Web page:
Academic journal article Social Policy Journal of New Zealand

Sickness and Invalid's Benefits: New Developments and Continuing Challenges

Academic journal article Social Policy Journal of New Zealand

Sickness and Invalid's Benefits: New Developments and Continuing Challenges

Article excerpt

Abstract

The proportion of the working-aged population receiving an Invalid's Benefit (IB) has increased steadily between 1994 and 2004, and numbers on a Sickness Benefit (SB) rose sharply in the early 1990s and have continued to increase between 2000 and 2005. New Zealand has witnessed considerable policy activity in the field of SB and IB, as well as disability policy more broadly. To date, there has been relatively little attention paid by academic commentators to the increased emphasis on working actively with SB and IB clients. This is despite the fact that the new directions signalled for SB and IB constitute nothing less than a paradigm shift. At the heart of change is the move beyond individuals--beyond focusing on either their disability or their lack of motivation.

This paper outlines the package of measures aimed at reforming Sickness and Invalid's Benefits, including the underpinning rationales. It situates these changes within the broader context of both active labour market policy and disability initiatives. SB and IB reform is a wide and challenging agenda, but one with the potential to deliver important economic and social outcomes. The paper reflects on five fundamental issues that will influence the longer-term success of SB and IB interventions: the social model, issues of partnership, "healthy welfare", mutual obligation, and investment social policy.

INTRODUCTION

From the 1990s, a dominant theme of welfare reform focused on shifting from passive welfare delivery to "active labour market policy". The "active social policy agenda" challenges many of the traditional ideas held by social policy, such as the clear demarcation of life stages (i.e. study, work and retirement), or that policy could be built on traditional gender roles and family forms. Instead, there is recognition of the increasingly multiple and "hyphenated" nature of social and economic life:

   Social policies that work need to fit these new realities. They need
   to place greater emphasis on investment in people in order to help
   them change their lives for the better, better nurture children,
   reduce benefits payments, social exclusion and poverty and create
   a more cohesive society. (OECD 2005)

Welfare policy is seen to require a better linkage with economic policy, as well as being in need of some "modernisation" to bring it in line with changed social, economic, demographic and attitudinal realities of the 21st century. A constituent of the realignment between economic and social policy has been the "work-first" approach to reducing poverty, and attempts to widen labour market opportunities as a route to fostering social inclusion.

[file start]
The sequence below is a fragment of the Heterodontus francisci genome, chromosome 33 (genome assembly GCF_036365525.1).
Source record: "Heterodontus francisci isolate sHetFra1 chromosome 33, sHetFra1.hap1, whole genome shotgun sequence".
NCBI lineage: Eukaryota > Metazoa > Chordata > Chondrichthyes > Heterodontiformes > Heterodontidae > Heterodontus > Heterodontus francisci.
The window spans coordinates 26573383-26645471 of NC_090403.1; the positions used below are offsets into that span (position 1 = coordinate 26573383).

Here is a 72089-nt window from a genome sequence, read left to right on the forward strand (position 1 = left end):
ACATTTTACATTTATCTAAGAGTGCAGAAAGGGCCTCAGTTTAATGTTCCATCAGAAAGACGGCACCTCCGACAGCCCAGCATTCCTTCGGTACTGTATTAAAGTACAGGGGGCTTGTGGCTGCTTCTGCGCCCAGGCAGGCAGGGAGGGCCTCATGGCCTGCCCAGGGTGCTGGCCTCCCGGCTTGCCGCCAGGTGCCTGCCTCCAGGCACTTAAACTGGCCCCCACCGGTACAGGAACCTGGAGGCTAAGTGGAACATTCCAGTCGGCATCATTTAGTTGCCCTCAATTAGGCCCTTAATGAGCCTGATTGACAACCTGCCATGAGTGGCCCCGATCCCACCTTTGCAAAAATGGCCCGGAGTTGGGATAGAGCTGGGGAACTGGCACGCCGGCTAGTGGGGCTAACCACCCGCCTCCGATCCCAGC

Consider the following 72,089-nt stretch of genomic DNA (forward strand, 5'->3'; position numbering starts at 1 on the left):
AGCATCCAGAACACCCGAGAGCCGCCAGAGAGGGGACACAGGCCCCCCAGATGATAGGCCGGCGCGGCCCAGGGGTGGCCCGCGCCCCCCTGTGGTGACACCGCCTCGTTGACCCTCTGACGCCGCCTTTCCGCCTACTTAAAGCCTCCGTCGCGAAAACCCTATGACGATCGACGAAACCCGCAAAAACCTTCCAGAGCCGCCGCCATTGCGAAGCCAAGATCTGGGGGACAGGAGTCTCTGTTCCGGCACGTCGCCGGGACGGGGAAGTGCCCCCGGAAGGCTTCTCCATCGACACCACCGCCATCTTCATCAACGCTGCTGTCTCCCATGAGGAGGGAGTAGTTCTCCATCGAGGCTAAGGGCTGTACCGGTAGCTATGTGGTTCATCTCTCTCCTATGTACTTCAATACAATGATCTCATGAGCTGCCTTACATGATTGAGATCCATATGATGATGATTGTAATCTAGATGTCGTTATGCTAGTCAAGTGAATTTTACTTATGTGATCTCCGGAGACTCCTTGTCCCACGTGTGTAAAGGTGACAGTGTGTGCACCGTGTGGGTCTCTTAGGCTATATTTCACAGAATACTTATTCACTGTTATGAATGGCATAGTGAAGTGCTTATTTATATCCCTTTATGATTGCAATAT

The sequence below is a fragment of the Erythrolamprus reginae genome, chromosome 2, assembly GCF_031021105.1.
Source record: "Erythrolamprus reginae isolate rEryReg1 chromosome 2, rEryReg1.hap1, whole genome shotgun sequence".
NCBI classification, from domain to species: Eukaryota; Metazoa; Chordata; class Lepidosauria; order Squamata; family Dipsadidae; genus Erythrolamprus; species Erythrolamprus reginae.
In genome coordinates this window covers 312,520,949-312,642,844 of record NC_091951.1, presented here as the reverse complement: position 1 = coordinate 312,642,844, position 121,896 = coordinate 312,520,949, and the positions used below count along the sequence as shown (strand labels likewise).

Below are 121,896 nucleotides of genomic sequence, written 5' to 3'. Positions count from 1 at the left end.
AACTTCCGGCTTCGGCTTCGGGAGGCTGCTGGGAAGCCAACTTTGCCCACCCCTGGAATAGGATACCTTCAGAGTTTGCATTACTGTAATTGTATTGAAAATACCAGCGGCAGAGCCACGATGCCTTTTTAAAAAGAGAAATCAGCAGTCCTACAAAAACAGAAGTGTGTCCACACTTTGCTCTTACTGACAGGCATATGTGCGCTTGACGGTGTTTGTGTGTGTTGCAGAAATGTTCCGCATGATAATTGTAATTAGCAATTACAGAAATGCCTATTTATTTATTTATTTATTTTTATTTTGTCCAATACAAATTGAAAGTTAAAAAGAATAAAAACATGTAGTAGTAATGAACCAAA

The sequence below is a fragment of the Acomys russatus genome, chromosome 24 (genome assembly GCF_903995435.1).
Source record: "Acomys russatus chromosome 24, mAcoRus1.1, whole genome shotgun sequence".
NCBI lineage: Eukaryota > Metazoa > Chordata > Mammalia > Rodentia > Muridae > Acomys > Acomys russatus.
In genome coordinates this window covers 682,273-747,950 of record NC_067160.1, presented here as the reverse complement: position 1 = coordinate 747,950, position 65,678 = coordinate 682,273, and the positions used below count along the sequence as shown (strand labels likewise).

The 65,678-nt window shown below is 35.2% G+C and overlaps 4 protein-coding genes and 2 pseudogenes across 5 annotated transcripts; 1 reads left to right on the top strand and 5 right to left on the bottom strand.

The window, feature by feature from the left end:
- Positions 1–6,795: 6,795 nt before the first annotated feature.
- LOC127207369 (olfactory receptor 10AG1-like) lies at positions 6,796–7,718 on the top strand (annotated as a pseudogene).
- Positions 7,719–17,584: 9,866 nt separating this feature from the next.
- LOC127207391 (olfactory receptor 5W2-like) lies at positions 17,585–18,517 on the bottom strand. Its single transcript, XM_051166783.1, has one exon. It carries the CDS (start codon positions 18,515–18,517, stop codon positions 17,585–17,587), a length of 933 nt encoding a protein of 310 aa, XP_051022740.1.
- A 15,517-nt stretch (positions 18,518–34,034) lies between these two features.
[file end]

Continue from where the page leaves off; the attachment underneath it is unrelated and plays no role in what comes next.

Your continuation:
The rise in numbers in receipt of disability benefits has been of shared concern for many Western governments, and has prompted greater policy attention being paid to those in long-term receipt of such benefits. (2) Measures have included reforming the benefit system and attempts to stimulate innovative service responses. Despite these aspirations, across the OECD, countries spend twice as much on disability related benefit programmes as they spend on unemployment (OECD 2003). (3) More recently, an emphasis on reducing the numbers on disability rolls has been complemented by the growing awareness of the important influence of work on overall wellbeing (for example, the UK White Paper, Department of Health 2005).

New Zealand has witnessed considerable policy activity in the field of Sickness Benefit (SB) and Invalid's Benefit (IB), as well as disability policy more broadly. The (velvet) revolution that has taken place around SB and IB must also be placed in the broader context of changes that have occurred in how "disability", "disabled people", "ability" and "capacity" are conceptualised. Under recent Labour-led governments, there have been significant developments across the field of disability policy and strategy. …

Search by... Author
Show... All Results Primary Sources Peer-reviewed

Oops!

An unknown error has occurred. Please click the button below to reload the page. If the problem persists, please try again in a little while.